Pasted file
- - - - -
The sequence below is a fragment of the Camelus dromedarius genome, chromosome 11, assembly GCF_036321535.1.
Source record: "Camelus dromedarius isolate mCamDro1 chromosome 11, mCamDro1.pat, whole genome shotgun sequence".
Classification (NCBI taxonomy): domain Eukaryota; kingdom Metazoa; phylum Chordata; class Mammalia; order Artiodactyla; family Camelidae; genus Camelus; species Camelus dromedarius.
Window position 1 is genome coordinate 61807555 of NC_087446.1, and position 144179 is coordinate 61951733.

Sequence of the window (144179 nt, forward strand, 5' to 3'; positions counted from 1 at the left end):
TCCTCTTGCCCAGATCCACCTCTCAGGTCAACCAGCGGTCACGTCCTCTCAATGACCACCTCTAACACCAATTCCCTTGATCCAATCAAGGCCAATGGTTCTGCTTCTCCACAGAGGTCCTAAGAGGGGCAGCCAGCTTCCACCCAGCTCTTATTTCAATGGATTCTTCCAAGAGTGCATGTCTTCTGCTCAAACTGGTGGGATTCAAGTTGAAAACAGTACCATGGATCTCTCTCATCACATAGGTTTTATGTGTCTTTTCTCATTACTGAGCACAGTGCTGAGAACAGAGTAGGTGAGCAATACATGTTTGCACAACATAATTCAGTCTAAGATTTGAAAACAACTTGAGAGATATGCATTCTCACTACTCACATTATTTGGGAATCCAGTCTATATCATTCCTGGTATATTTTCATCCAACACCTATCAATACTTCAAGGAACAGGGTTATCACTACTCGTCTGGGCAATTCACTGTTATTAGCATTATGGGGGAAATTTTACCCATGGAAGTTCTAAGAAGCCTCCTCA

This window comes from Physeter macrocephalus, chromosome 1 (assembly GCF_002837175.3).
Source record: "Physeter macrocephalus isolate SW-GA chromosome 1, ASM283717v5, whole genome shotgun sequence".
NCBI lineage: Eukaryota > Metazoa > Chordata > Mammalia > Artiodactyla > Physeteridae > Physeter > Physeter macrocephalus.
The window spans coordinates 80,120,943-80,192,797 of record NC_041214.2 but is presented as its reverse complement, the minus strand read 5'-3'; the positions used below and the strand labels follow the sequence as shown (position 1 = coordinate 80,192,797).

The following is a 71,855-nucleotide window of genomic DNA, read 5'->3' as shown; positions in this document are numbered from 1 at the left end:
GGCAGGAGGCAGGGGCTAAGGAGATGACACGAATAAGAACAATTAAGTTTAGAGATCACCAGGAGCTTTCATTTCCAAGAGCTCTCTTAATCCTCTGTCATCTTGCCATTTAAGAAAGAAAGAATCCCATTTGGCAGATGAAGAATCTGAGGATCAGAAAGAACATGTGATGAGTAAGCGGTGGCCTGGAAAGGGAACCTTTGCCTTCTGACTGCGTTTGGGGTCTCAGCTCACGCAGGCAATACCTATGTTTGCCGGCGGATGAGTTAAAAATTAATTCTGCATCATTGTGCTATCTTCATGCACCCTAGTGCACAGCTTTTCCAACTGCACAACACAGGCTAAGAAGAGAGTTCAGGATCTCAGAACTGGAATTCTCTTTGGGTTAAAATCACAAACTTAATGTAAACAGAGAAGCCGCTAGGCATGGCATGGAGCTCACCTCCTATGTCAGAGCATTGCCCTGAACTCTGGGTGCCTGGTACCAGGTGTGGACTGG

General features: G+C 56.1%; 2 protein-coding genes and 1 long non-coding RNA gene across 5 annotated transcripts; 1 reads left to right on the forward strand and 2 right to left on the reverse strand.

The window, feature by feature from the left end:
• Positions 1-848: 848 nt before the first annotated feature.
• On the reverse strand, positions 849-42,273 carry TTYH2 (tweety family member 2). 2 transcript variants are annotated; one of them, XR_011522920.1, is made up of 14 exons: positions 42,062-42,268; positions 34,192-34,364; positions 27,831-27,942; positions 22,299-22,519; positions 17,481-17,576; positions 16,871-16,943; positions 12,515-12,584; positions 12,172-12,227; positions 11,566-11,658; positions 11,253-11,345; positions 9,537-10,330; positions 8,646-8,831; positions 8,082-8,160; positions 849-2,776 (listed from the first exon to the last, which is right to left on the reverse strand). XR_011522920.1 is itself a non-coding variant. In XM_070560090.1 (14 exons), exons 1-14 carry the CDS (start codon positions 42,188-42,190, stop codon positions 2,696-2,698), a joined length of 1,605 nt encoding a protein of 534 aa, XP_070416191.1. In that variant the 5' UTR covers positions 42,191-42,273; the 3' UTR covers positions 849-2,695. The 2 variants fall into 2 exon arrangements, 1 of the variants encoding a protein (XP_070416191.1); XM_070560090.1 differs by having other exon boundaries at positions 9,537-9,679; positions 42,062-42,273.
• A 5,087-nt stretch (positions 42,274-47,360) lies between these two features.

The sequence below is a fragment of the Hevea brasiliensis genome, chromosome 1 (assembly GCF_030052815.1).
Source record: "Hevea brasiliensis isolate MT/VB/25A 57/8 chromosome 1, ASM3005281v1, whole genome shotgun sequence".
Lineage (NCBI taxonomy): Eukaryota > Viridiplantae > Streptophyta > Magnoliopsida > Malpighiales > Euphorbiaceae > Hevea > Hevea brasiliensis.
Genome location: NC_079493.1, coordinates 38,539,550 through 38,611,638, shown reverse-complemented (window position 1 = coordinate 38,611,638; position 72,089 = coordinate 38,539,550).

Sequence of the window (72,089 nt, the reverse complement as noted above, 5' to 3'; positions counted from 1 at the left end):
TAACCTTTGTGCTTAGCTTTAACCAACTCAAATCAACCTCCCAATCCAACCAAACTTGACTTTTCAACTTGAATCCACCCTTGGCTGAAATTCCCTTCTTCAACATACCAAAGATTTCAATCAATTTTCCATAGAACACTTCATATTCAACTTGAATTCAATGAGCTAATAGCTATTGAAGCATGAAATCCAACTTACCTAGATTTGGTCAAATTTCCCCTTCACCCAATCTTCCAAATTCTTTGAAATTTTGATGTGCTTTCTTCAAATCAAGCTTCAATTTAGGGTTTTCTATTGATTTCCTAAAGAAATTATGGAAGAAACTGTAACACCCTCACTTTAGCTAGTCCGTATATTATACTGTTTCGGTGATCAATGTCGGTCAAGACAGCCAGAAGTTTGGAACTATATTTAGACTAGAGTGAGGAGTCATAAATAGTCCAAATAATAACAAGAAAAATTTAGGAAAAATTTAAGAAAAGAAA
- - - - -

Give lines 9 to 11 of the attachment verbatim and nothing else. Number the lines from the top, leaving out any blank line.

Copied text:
NCBI lineage: Eukaryota > Metazoa > Chordata > Mammalia > Artiodactyla > Physeteridae > Physeter > Physeter macrocephalus.
The window spans coordinates 80,120,943-80,192,797 of record NC_041214.2 but is presented as its reverse complement, the minus strand read 5'-3'; the positions used below and the strand labels follow the sequence as shown (position 1 = coordinate 80,192,797).

The following is a 71,855-nucleotide window of genomic DNA, read 5'->3' as shown; positions in this document are numbered from 1 at the left end: